Airservices Australia last week released a proposal to lower the base of Class E airspace between Cairns and Melbourne to 1500 feet above ground.
Currently, the lower level of the Class E is 8500 feet in most places.
IFR flights in Class E get a separation service from other IFR flights, but not from VFR flights, which don't require a clearance to transit. This has caused concerns among commercial IFR operators in the recent past because it is seen as being high-risk during approaches to regional airports.
"Airservices is seeking to change their service provision at 15 regional airports and across thousands of miles of low level airspace as part of the Airspace Modernisation Program," Airservices states in the consultation documents.
"Benefiting the entire east coast and regional Australia, they are leveraging Automatic Dependent Surveillance Broadcast (ADS-B) and radar surveillance assets to enhance their service delivery.
"It is proposed to lower the base of Class E airspace to 1500 ft (AGL) in medium and high density en route airspace between Cairns and Melbourne in 2021. This will replace the Class G airspace segments, while enhancing services provided to Instrument Flight Rules (IFR) and Visual Flight Rules (VFR) aircraft, similar to the changes we introduced in 2020."
Among the benefits Airservices has listed are:
- greater alignment to ICAO system and US practice
- improved safety for RPT operations
- reduced complexity for pilots and ATC
- CTA containment for IFR flights.
Airservices points out also that VFR flights can operate in Class E without restriction and believes the proposal "fosters equitable access" and caters for the current and future needs of airspace users.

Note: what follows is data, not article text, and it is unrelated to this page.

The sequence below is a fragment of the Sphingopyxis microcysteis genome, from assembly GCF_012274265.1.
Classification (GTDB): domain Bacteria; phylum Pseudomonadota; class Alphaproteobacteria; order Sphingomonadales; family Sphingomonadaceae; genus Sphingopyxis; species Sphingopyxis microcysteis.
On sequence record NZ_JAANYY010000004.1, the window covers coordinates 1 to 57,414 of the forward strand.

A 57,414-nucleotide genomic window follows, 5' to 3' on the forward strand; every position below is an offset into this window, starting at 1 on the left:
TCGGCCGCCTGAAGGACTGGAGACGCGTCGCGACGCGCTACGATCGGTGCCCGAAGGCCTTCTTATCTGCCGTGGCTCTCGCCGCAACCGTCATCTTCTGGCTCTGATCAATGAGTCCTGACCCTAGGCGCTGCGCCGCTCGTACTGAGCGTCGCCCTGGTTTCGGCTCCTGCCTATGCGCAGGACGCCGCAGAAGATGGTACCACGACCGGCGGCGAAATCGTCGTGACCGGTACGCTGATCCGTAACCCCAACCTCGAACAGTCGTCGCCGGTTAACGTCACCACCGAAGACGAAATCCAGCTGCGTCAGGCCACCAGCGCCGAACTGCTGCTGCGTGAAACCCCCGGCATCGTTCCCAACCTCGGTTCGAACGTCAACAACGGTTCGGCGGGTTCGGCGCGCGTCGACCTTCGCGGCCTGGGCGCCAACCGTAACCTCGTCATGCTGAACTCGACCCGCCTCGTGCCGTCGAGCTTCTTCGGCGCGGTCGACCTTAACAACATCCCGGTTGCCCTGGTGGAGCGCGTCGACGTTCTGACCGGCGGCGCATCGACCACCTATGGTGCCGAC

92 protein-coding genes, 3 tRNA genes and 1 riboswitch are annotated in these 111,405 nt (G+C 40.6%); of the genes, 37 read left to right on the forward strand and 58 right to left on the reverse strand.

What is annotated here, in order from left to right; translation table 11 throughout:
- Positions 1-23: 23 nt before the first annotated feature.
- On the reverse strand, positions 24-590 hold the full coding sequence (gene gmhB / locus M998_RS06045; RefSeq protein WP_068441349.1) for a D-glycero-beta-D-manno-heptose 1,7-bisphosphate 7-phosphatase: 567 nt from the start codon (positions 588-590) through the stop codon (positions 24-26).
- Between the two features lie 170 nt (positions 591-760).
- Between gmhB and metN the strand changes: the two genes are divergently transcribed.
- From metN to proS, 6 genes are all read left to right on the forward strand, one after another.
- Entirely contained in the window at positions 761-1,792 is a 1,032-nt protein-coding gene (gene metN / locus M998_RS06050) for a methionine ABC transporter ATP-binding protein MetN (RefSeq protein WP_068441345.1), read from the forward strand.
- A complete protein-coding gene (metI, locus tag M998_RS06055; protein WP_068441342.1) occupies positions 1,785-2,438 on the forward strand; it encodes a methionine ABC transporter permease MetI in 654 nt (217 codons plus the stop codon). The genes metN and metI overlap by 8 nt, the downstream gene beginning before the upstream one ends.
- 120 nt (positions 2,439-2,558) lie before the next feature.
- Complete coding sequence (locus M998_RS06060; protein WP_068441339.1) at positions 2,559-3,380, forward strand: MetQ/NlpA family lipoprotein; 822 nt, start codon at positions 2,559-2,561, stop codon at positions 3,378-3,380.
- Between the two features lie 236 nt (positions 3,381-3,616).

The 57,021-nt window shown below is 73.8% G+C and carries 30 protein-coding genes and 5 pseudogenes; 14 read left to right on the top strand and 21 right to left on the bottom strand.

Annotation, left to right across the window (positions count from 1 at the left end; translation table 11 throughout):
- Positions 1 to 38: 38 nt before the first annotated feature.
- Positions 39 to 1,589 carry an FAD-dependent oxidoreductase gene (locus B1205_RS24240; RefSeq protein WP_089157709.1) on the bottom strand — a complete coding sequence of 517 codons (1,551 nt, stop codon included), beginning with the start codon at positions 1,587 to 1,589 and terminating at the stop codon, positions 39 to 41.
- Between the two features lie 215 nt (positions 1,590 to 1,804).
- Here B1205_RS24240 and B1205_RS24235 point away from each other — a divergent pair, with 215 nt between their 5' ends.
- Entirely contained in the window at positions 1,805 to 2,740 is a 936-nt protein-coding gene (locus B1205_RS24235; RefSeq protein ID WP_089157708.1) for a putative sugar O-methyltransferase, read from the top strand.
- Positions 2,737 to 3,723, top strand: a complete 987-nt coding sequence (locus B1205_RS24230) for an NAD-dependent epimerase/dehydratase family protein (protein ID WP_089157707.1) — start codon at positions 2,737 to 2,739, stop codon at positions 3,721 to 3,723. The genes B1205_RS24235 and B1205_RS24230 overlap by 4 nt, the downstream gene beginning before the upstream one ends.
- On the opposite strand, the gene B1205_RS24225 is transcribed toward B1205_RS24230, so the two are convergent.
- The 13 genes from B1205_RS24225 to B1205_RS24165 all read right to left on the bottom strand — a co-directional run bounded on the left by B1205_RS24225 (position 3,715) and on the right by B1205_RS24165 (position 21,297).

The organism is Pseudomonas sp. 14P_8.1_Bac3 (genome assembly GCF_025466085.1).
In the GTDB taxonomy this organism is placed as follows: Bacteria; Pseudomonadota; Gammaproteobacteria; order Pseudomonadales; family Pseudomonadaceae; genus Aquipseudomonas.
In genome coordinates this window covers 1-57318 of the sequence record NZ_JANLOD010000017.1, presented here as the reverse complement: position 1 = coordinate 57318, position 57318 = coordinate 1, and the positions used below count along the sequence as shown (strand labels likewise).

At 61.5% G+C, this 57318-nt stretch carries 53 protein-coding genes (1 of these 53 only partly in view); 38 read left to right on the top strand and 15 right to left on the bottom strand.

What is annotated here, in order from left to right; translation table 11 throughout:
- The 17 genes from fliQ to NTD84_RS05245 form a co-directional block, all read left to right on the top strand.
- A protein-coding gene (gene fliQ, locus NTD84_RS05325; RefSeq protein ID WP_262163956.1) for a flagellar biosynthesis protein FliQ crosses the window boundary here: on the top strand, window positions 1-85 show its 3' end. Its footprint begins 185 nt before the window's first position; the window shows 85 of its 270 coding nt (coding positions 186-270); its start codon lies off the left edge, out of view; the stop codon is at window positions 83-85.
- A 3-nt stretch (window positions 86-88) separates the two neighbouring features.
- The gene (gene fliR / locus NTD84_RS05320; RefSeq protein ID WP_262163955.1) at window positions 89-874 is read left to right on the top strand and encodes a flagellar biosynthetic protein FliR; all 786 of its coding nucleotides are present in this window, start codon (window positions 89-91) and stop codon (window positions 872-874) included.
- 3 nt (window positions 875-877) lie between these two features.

However, some sectors of the GA community have expressed misgivings about the proposal because the change appears to have significant ramifications through the loss of large amounts of Class G airspace.
Among the many concerns is that radio carriage is mandatory for VFR flight in Class E, which may force non-equipped aircraft to fly closer to the terrain to remain in Class G, and that VHF radio coverage in some areas may not go down far enough to ensure reception at 1500 feet.
There are also fears within the GA community that safety will be compromised because ATC has no power to issue an IFR clearance through G class where most VFR traffic has been. With VFR now forced to operate in Class E, IFR flights will be given clearances through airspace where VFR traffic is unknown.
The full proposal and feedback process is on the CASA AvSEF website.